Films: Bibliothèque Pascal

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Bibliothèque Pascal

Bibliothèque Pascal

Hungary, 2010, 111 Minute Running Time
Additional Countries: Germany
Genre/Subjects: Drama, Family Issues, Psychological, Social Issues
Program: Contemporary World Cinema
Language: Hungarian, Romanian, English English Subtitles

DIRECTOR: Szabolcs Hajdu
Producer: Iván Angelusz, Andras Hamori, Gábor Kovács
Editor: Péter Politzer
Screenwriter: Szabolcs Hajdu
Cinematographer: András Nagy
Principal Cast: Orsolya Török-Illyés, Andi Vasluianu, Shamgar Amram, Razvan Vasilescu, Oana Pellea

Attempting to regain custody of her daughter in an interview with a child welfare agency in Romania, Mona recounts her Fellini-esque misadventures in the sex trade at a bizarre Liverpool brothel where patrons pay to sleep with famous literary and historical figures—including Joan of Arc, Pinocchio, the Little Prince and various characters from Shakespeare and Dickens.

Mona arrived there through a strange chain of events, starting with an episode on the beach in which a man springs up from under the sand, gun in hand. This is the handsome but dangerous Viorel, who fathers Mona’s child, then disappears. To alleviate her economic woes as a single mom, Mona puts her child in the hands of a fortune teller named Radica and leaves for England. First she works in a nightclub, then finds herself in jail—from which she is eventually sprung by the nightclub owner, who claims her for one of his many role-playing jobs at the “library.” A striking but disconcerting sense of whimsy pervades her story even as things—already pretty bad—take a turn for the worse. Fantasies darken, growing more and more disturbing, until Mona winds up in the horrifying Desdemona Room—where her only hope of escape is her dead father.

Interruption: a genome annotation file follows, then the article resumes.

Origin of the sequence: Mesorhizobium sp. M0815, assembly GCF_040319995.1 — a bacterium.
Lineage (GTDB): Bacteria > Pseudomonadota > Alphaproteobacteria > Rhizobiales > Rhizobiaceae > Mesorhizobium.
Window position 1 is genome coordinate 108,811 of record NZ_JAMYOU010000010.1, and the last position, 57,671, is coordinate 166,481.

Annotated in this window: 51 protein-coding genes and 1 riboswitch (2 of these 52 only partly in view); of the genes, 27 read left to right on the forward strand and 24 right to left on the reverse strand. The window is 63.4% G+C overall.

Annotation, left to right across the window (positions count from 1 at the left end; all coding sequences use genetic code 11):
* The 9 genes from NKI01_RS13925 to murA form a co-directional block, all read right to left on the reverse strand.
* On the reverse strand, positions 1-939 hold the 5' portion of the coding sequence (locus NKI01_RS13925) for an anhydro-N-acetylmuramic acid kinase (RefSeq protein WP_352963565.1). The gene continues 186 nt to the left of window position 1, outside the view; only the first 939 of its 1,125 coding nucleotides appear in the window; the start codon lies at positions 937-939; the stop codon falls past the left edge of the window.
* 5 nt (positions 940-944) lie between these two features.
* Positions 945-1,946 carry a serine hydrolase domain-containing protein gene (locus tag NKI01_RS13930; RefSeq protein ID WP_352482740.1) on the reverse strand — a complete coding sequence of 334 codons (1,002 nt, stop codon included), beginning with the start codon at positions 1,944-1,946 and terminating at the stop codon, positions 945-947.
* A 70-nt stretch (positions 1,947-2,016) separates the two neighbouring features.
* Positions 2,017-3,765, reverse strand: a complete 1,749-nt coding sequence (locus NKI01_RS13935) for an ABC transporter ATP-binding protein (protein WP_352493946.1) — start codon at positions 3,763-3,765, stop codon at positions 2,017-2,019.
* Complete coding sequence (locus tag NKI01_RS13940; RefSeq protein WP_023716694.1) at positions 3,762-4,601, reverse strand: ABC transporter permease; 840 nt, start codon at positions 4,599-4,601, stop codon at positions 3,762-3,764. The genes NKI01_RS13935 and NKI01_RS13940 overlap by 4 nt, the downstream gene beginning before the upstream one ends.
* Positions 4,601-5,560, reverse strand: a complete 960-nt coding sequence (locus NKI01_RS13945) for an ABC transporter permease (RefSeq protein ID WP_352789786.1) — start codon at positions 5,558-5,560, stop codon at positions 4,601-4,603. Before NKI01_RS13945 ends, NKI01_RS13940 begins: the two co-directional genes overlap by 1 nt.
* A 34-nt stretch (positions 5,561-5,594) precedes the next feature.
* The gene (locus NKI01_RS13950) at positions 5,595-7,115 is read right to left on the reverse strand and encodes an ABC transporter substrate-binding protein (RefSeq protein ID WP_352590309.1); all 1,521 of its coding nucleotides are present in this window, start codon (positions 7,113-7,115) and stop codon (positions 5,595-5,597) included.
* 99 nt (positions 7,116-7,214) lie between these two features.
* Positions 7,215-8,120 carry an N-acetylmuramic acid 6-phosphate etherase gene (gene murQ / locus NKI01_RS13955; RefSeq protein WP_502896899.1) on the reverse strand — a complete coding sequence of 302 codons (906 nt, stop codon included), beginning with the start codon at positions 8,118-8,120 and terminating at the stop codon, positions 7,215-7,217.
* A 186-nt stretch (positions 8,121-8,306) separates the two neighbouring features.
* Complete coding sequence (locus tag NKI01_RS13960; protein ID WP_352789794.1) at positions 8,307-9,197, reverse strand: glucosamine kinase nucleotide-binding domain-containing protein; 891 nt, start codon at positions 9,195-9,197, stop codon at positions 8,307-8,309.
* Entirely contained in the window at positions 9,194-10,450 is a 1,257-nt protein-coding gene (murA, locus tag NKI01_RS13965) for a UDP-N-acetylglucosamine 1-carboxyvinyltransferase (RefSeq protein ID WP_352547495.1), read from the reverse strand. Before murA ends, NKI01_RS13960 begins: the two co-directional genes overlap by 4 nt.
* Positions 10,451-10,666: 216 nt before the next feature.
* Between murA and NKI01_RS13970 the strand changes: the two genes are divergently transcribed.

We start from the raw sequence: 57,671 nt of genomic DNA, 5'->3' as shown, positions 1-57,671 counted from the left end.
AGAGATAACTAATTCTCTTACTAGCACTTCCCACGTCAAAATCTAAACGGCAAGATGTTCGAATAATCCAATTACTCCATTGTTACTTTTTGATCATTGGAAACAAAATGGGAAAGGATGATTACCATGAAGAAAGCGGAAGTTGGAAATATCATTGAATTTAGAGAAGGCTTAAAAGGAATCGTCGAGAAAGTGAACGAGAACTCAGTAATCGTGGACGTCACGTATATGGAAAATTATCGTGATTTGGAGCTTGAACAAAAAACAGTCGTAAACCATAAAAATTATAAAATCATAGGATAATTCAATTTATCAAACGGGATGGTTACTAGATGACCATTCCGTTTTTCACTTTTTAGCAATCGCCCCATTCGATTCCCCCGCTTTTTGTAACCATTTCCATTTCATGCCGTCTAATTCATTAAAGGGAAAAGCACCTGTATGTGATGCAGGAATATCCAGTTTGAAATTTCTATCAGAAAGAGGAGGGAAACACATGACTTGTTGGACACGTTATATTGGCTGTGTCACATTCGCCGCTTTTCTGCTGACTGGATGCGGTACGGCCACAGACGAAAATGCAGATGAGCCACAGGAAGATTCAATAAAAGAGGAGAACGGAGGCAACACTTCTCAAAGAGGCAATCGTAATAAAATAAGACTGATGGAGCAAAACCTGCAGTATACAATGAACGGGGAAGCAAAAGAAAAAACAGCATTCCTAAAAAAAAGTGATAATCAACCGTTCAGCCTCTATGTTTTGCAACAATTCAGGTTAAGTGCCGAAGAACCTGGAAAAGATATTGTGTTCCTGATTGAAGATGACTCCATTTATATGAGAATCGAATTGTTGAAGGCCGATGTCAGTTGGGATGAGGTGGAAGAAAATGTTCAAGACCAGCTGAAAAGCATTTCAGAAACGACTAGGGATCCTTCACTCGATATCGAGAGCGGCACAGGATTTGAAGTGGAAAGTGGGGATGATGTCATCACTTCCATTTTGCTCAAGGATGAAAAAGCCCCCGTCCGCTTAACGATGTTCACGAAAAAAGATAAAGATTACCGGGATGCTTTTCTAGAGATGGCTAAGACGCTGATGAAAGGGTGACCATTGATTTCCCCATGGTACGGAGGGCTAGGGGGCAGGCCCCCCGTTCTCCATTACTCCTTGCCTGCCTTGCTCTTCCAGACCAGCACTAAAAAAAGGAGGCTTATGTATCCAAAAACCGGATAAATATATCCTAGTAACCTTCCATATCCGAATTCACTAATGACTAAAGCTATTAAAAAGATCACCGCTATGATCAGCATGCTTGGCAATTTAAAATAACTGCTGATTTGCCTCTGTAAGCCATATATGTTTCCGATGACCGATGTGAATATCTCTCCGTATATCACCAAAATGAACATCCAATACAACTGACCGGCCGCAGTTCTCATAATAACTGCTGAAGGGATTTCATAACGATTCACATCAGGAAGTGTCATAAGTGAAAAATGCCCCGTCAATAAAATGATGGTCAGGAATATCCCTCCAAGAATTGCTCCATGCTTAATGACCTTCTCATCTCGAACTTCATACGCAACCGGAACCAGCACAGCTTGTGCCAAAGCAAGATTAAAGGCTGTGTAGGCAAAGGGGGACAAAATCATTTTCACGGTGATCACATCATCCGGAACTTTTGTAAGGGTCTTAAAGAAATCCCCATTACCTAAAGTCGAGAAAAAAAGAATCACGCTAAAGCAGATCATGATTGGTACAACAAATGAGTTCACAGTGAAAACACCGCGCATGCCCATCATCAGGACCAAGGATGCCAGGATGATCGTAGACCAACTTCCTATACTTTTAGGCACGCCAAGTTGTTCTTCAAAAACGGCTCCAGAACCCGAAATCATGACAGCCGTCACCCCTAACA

This surreal drama, a Hungarian/German coproduction, has been named Hungary’s official nominee for Best Foreign Language Film at the Academy Awards. Filmmaker Szabolcs Hajdu’s Olympic sports drama White Palms was exhibited in the Directors' Fortnight at the 2006 Cannes Film Festival.
—Val Moses

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